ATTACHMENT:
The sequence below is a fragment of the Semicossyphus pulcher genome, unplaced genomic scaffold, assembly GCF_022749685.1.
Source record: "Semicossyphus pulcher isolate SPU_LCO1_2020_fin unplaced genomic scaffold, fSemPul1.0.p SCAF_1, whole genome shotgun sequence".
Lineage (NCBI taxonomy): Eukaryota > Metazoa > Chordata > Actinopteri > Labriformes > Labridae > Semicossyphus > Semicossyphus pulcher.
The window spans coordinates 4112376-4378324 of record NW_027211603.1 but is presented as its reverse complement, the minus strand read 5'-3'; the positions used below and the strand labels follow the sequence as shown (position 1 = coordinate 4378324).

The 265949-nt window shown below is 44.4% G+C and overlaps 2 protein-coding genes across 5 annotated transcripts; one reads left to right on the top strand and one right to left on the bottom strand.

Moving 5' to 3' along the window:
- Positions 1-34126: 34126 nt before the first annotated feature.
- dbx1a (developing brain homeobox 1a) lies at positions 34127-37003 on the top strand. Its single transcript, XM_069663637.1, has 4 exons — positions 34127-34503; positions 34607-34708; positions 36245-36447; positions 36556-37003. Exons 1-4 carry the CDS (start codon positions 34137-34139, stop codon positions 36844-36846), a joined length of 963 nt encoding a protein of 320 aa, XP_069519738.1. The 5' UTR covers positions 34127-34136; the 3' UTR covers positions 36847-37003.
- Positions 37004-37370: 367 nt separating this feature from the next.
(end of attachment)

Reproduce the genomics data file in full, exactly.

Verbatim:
The sequence below is a fragment of the Semicossyphus pulcher genome, unplaced genomic scaffold, assembly GCF_022749685.1.
Source record: "Semicossyphus pulcher isolate SPU_LCO1_2020_fin unplaced genomic scaffold, fSemPul1.0.p SCAF_1, whole genome shotgun sequence".
Lineage (NCBI taxonomy): Eukaryota > Metazoa > Chordata > Actinopteri > Labriformes > Labridae > Semicossyphus > Semicossyphus pulcher.
The window spans coordinates 4112376-4378324 of record NW_027211603.1 but is presented as its reverse complement, the minus strand read 5'-3'; the positions used below and the strand labels follow the sequence as shown (position 1 = coordinate 4378324).

The 265949-nt window shown below is 44.4% G+C and overlaps 2 protein-coding genes across 5 annotated transcripts; one reads left to right on the top strand and one right to left on the bottom strand.

Moving 5' to 3' along the window:
- Positions 1-34126: 34126 nt before the first annotated feature.
- dbx1a (developing brain homeobox 1a) lies at positions 34127-37003 on the top strand. Its single transcript, XM_069663637.1, has 4 exons — positions 34127-34503; positions 34607-34708; positions 36245-36447; positions 36556-37003. Exons 1-4 carry the CDS (start codon positions 34137-34139, stop codon positions 36844-36846), a joined length of 963 nt encoding a protein of 320 aa, XP_069519738.1. The 5' UTR covers positions 34127-34136; the 3' UTR covers positions 36847-37003.
- Positions 37004-37370: 367 nt separating this feature from the next.